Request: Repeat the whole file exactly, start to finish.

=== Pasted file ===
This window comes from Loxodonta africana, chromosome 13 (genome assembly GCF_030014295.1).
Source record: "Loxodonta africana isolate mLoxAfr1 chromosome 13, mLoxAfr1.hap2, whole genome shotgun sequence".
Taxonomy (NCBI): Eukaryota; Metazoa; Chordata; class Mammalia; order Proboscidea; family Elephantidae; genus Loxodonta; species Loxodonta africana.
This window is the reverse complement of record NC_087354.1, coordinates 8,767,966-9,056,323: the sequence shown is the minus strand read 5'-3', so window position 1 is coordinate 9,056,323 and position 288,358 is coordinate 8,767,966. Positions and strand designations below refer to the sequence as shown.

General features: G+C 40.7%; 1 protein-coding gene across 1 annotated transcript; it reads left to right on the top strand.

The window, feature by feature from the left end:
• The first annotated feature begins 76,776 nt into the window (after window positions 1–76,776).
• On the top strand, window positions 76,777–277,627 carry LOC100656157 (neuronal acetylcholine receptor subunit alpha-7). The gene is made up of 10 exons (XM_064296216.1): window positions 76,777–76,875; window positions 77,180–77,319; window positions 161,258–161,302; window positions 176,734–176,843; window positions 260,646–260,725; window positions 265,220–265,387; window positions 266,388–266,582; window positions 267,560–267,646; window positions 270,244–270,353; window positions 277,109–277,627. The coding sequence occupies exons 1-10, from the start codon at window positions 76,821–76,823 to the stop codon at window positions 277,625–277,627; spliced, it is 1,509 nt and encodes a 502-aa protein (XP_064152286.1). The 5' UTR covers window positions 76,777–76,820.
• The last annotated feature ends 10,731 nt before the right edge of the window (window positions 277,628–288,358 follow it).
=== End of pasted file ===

This window comes from Loxodonta africana, chromosome 13 (genome assembly GCF_030014295.1).
Source record: "Loxodonta africana isolate mLoxAfr1 chromosome 13, mLoxAfr1.hap2, whole genome shotgun sequence".
Taxonomy (NCBI): Eukaryota; Metazoa; Chordata; class Mammalia; order Proboscidea; family Elephantidae; genus Loxodonta; species Loxodonta africana.
This window is the reverse complement of record NC_087354.1, coordinates 8,767,966-9,056,323: the sequence shown is the minus strand read 5'-3', so window position 1 is coordinate 9,056,323 and position 288,358 is coordinate 8,767,966. Positions and strand designations below refer to the sequence as shown.

General features: G+C 40.7%; 1 protein-coding gene across 1 annotated transcript; it reads left to right on the top strand.

The window, feature by feature from the left end:
• The first annotated feature begins 76,776 nt into the window (after window positions 1–76,776).
• On the top strand, window positions 76,777–277,627 carry LOC100656157 (neuronal acetylcholine receptor subunit alpha-7). The gene is made up of 10 exons (XM_064296216.1): window positions 76,777–76,875; window positions 77,180–77,319; window positions 161,258–161,302; window positions 176,734–176,843; window positions 260,646–260,725; window positions 265,220–265,387; window positions 266,388–266,582; window positions 267,560–267,646; window positions 270,244–270,353; window positions 277,109–277,627. The coding sequence occupies exons 1-10, from the start codon at window positions 76,821–76,823 to the stop codon at window positions 277,625–277,627; spliced, it is 1,509 nt and encodes a 502-aa protein (XP_064152286.1). The 5' UTR covers window positions 76,777–76,820.
• The last annotated feature ends 10,731 nt before the right edge of the window (window positions 277,628–288,358 follow it).